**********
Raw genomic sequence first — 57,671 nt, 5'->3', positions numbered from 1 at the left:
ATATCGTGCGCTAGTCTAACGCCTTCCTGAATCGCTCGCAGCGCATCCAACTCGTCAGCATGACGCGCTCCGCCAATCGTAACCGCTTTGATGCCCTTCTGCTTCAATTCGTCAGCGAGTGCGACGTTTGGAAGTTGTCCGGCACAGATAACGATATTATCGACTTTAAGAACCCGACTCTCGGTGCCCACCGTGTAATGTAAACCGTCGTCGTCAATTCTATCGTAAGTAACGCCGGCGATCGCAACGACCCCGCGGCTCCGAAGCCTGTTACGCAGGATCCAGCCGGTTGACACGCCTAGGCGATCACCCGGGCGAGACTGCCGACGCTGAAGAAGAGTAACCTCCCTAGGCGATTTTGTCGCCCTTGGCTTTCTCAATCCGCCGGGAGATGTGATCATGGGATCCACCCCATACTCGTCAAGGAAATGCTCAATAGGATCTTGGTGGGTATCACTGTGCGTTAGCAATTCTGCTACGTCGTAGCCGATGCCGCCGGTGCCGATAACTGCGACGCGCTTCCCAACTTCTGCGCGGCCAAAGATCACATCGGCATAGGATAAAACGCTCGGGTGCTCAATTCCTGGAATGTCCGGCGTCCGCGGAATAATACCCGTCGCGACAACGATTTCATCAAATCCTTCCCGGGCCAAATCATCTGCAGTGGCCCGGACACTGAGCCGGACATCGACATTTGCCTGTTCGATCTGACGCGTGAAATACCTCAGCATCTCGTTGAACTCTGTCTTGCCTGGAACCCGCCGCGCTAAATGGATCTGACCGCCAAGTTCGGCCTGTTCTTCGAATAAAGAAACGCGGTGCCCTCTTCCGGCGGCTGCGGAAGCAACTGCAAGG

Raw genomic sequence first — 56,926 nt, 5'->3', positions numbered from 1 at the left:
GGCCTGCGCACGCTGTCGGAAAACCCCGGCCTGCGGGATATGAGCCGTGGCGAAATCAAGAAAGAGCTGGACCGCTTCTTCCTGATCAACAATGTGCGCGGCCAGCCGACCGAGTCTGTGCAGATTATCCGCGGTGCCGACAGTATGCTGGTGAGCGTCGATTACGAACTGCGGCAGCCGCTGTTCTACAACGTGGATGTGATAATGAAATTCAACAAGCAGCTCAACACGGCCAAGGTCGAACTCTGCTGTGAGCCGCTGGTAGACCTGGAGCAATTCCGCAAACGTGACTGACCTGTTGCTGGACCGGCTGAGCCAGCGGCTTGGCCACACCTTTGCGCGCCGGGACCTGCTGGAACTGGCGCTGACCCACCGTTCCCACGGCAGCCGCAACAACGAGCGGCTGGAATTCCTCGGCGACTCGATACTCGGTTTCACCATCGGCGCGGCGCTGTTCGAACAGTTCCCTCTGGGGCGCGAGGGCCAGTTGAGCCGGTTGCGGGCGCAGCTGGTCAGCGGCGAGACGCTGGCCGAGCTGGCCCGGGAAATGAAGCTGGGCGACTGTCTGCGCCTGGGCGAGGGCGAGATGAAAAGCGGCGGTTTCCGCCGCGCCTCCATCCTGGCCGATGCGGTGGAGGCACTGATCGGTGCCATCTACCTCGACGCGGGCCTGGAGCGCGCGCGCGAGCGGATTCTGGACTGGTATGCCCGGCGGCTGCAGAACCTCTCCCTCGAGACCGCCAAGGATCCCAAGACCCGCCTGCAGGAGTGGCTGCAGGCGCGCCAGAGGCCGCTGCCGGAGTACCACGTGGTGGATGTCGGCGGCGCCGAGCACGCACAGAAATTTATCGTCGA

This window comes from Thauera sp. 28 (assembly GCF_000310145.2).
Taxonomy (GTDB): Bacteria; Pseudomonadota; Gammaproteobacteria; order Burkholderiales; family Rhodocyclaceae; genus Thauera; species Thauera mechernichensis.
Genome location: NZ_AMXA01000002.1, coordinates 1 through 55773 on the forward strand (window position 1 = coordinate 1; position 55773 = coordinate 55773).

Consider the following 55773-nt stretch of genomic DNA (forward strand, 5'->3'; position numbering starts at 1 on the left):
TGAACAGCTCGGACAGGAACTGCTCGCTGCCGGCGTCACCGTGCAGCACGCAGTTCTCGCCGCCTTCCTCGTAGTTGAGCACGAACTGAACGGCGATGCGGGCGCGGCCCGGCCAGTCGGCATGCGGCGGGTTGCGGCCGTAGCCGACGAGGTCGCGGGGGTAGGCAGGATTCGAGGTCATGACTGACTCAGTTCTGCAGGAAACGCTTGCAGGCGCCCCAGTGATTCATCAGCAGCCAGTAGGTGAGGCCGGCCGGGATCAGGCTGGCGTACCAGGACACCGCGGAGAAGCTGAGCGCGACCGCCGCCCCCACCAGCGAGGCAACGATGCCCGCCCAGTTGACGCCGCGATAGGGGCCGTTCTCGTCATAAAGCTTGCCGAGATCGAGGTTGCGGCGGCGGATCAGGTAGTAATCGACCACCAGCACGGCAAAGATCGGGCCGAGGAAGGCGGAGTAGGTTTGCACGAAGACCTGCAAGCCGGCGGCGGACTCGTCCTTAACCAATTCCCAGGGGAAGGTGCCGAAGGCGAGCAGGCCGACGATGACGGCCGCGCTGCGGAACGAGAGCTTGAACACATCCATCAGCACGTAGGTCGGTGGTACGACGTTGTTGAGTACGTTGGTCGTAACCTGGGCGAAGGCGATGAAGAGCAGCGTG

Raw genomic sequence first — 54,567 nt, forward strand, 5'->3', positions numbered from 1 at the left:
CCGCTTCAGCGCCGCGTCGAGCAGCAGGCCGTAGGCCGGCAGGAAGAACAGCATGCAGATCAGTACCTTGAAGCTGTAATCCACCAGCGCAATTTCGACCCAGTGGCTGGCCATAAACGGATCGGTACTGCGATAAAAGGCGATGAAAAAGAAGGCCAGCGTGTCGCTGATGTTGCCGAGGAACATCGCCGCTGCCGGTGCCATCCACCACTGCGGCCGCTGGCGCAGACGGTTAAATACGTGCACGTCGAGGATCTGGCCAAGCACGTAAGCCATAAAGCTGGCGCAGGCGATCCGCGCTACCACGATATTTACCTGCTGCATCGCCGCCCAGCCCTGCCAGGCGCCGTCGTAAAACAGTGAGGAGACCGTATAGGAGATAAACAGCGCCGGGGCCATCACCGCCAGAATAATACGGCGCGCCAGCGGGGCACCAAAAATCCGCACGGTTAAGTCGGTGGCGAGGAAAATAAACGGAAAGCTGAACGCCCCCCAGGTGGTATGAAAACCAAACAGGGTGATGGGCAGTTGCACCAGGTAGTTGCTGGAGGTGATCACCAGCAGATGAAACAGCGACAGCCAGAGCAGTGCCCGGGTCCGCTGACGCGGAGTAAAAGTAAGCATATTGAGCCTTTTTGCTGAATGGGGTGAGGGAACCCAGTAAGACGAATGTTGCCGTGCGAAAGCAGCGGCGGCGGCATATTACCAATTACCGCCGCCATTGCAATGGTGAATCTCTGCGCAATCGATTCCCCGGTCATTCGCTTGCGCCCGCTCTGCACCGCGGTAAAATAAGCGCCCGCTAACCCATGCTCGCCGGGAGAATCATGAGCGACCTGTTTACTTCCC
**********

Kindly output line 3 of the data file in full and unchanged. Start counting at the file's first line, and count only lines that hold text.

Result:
Raw genomic sequence first — 56,926 nt, 5'->3', positions numbered from 1 at the left: